Written on April 20th.

Today is the 10th anniversary of the school shooting at Columbine High School in Littleton, Colorado. This is one of those dates that is both near and far in my mind. On one hand it seems like more than a lifetime ago. A lot happens in ten years doesn’t it? Ten years ago I had no children, I now have two with me and one in heaven. I was in my mid-20’s trying desperately to prove that I could be all that God had called me to be and at times, in my own youthful, stubborn way believed that I had already become all those things. I am now in my mid-30’s, still desperate to be all that God created me to be but I have come to know that there is still much work to be done in me so that there can be more work done through me. Ten years ago I was nearing the end of a five year season as an assistant pastor. I was absolutely sure I was ready for more; more responsibility, more freedom, more of everything. I am now a pastor, and after almost nine years of pastoring I know more than ever that “He must increase, but I must decrease.”

While ten years changes so much and while the events of April 20, 1999 seem very far away most days they are also very near. I don’t want to write anything that would take any of the attention or affection away from those that suffered that day and continue to suffer because of that day, but the events of Columbine are a marking point in my life. I had grown up hearing people talk about where they were the moment they heard the news that President Kennedy was assassinated. My generation was forever changed by September 11, 2001; I was changed by Columbine. I can’t explain why, I have no great explanation as to how it affected me but I can share this: as I watched the news, as I saw the parents waiting, franticly waiting, as I saw students being rescued and police bravely entering what could have been their own place of death I began to pray. For the first time in my life, I prayed for a situation that truthfully, didn’t affect me. Believe me, I had prayed plenty in my life, I believed in prayer, I practiced prayer, I taught prayer, but something different happened that day. I watched and I wept, I cried and I prayed, I called out to God, my heart broke even though I personally lost no one and yet I believe we all lost someone that day. I honestly believe that that day God taught me what it was like to be an intercessor, that He showed me a glimpse of what Jesus does at His right hand every moment of every day and of what the Body of Christ has the power and the opportunity to be.

As I wrote earlier since that day much has changed and yet this has remained the same, I am called to pray. I am called not just to have a quick word to make sure that I am covered. I am not called to simply give thanks for my meals or to pray for the safety of the ones that I love, I am called to pray. I have the ability, we all have the ability, to be led by the Spirit of God and to pray fervently for anyone at any time in any place. Just under 2 ½ years after Columbine the ministry of intercession was presented to us all yet again. As we watched the planes hit the towers in New York City we all began to pray. We prayed for anything and anyone we could think of. I remember vividly that night as our church gathered in a home together, we laid on the floor and cried out to God for mercy, for salvation, for last breathe opportunities, for healing, and even for resurrections. As a nation we prayed because again, we were all moved, we all felt as if we were losing someone.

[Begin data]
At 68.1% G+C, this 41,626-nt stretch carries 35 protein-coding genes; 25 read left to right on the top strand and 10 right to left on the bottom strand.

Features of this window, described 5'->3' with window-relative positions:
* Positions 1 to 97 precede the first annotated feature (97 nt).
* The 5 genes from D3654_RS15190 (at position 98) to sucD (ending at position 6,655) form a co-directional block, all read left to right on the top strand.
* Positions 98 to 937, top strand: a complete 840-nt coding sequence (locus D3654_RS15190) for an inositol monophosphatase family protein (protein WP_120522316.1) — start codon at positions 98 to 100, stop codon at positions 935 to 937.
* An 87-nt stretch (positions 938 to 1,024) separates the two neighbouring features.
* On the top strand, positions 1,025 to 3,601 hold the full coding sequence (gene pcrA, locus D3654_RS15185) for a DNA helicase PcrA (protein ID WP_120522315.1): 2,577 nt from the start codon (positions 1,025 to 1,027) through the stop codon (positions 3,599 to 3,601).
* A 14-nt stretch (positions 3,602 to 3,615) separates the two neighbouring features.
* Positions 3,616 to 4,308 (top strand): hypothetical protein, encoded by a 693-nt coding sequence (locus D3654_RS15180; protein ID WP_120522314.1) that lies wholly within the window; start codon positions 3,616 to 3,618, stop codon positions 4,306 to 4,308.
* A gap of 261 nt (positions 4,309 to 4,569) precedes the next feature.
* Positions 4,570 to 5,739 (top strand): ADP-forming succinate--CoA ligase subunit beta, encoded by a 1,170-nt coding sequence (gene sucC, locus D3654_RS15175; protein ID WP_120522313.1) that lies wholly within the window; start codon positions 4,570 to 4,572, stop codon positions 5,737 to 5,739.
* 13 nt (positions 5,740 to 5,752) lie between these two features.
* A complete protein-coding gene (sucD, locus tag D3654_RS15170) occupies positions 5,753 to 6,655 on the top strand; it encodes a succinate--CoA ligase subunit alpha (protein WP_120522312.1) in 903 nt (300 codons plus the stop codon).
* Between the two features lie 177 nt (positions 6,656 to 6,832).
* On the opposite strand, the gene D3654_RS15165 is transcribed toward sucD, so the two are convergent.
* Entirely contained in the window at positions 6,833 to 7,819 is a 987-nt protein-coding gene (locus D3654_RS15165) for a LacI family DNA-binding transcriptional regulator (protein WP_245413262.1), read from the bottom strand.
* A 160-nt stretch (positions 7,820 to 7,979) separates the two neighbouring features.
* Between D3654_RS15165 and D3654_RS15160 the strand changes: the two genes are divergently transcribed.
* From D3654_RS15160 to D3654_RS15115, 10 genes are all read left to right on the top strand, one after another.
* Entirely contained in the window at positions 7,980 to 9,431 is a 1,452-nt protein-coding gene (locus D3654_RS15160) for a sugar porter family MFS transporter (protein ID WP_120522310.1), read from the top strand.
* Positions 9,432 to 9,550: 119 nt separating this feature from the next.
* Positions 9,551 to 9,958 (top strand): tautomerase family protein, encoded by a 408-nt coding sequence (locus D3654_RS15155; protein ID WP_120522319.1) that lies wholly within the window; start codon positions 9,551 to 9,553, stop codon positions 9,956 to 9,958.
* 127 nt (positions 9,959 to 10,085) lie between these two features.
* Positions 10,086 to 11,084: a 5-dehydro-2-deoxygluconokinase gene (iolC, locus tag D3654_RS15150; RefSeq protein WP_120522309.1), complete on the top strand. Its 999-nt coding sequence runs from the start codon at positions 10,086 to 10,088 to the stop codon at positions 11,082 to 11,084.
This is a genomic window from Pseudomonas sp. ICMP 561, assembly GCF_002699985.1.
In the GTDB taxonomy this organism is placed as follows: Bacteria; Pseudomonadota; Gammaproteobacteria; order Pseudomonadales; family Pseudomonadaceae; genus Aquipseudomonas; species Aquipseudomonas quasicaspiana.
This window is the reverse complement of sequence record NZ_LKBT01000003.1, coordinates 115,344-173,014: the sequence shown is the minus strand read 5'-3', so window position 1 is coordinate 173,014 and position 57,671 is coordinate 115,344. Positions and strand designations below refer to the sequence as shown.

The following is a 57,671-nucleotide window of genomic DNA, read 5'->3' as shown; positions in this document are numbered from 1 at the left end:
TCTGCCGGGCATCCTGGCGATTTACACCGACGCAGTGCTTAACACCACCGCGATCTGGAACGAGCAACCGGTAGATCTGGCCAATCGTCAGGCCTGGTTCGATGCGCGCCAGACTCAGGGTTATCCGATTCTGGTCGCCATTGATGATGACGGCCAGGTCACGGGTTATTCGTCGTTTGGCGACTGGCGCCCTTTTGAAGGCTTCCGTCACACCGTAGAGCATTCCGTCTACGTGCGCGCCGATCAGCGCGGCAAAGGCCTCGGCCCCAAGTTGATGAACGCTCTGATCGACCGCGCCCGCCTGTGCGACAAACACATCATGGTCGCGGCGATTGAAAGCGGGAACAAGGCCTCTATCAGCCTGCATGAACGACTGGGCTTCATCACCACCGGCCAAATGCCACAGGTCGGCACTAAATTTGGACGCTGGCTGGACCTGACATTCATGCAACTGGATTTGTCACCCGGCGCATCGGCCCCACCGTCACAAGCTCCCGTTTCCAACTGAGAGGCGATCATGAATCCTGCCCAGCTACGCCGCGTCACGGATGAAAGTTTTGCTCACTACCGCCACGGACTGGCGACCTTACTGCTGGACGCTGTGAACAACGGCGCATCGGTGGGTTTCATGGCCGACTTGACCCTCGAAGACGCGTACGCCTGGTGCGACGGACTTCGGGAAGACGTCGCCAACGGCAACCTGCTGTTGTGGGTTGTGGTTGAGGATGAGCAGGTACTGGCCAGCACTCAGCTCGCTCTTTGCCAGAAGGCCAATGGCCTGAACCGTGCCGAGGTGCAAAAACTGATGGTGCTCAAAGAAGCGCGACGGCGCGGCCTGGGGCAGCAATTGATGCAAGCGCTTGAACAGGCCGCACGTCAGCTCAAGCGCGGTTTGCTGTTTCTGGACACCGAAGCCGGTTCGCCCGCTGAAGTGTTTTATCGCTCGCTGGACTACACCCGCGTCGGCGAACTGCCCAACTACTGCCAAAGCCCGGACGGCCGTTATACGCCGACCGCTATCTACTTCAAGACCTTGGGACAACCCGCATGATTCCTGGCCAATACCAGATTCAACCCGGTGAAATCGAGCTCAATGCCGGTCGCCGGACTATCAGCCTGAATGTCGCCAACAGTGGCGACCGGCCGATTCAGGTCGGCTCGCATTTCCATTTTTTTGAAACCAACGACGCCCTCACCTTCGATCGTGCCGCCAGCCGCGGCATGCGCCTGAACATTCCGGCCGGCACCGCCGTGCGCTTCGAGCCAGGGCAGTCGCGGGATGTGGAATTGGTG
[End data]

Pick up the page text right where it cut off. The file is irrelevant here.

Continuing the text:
Columbine has many legacies for many different people. Just the name brings up emotions. I am no different from anyone else, it has a legacy for me as well. Columbine’s legacy in my life is intercession. Ten years ago today I wept for lost souls, I pleaded for final opportunities, I cried out for the broken and asked for peace, for songs of deliverance, for hiding places that only come from God. I want to be very careful and share that I am not thankful for the events of that day but I am thankful for what God has done in my life. He has taught me that prayer knows no time, no boundaries, no distance, no language, no division. He has taught me to pray according to His grace and His power and not according to my feelings or my involvement. He has given me opportunities to pray for people every day that I will never meet, He has given me a charge to pray for cities, nations, and even entire races of people. I pray today that we will do much more than remember, let‘s pray. Days of remembrance are important but lives of prayer change eternity. Let us pray together for the redemption of our nation, for the glory of God to be revealed and for the hearts of all flesh to turn back to God. Today, may we not be crushed by loss but may we be stirred to battle; to wage war against the principalities and powers that fight for the souls of men. May the memory of Columbine produce action, action that will change more than a school or a city, but action that will change an entire generation. May all of our action be birthed in and funded by prayers that never cease.